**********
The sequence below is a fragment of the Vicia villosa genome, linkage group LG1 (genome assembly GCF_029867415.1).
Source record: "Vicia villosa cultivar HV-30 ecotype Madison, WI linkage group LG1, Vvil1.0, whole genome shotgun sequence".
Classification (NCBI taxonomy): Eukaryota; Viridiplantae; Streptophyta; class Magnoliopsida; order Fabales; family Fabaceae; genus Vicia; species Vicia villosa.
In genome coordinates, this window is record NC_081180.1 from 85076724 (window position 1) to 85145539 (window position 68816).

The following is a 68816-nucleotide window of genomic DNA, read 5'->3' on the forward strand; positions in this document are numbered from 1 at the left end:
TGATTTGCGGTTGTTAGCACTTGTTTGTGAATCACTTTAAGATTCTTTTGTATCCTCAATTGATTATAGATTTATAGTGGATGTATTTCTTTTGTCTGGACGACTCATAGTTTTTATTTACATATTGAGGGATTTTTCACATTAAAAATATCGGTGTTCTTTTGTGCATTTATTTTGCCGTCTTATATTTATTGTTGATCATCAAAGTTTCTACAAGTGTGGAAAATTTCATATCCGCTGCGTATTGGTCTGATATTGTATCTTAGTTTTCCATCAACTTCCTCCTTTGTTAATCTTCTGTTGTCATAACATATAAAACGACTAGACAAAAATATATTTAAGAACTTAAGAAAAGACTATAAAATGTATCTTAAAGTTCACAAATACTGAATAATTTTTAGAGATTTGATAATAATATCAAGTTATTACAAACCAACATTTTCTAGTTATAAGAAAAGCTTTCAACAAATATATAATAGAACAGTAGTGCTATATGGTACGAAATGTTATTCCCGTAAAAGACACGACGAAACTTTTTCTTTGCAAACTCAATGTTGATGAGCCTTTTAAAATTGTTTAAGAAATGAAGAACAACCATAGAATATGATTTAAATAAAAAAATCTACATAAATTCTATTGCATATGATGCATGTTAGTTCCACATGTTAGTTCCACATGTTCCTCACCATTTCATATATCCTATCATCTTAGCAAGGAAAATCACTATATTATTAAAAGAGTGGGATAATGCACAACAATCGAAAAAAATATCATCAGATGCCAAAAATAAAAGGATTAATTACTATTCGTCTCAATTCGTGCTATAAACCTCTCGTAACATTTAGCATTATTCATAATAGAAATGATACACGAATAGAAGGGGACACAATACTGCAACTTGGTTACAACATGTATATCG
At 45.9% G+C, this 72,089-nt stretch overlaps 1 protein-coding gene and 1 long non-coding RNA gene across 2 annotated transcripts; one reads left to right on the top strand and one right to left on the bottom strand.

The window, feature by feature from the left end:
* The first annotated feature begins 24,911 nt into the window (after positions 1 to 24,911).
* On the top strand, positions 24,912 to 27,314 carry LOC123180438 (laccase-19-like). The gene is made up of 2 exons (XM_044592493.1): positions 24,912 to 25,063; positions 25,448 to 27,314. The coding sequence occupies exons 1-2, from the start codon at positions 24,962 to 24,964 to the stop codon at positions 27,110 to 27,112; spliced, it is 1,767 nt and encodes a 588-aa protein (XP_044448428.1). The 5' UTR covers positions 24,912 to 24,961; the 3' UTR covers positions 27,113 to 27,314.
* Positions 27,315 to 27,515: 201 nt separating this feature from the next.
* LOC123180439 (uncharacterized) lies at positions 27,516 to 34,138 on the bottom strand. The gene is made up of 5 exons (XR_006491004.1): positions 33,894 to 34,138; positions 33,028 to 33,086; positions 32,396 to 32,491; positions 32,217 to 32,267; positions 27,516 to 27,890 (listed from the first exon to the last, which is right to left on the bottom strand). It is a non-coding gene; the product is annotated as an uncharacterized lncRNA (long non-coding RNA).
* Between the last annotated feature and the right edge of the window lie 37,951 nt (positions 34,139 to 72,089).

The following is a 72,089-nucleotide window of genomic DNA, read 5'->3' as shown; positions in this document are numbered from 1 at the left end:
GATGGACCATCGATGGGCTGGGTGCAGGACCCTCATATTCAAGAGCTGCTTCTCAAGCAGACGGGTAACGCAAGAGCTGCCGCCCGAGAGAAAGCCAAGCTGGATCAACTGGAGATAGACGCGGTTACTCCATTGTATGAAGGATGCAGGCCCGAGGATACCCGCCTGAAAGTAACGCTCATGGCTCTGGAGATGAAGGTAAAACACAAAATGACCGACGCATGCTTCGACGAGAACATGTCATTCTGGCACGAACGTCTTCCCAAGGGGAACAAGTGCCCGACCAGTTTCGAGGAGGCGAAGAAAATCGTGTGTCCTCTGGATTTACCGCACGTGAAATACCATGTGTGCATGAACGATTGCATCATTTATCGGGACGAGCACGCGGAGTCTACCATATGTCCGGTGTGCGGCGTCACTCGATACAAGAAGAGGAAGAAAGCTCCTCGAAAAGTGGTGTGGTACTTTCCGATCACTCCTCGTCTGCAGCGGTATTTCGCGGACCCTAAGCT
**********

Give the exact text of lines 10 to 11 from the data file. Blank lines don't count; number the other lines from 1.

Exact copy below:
* On the top strand, positions 24,912 to 27,314 carry LOC123180438 (laccase-19-like). The gene is made up of 2 exons (XM_044592493.1): positions 24,912 to 25,063; positions 25,448 to 27,314. The coding sequence occupies exons 1-2, from the start codon at positions 24,962 to 24,964 to the stop codon at positions 27,110 to 27,112; spliced, it is 1,767 nt and encodes a 588-aa protein (XP_044448428.1). The 5' UTR covers positions 24,912 to 24,961; the 3' UTR covers positions 27,113 to 27,314.
* Positions 27,315 to 27,515: 201 nt separating this feature from the next.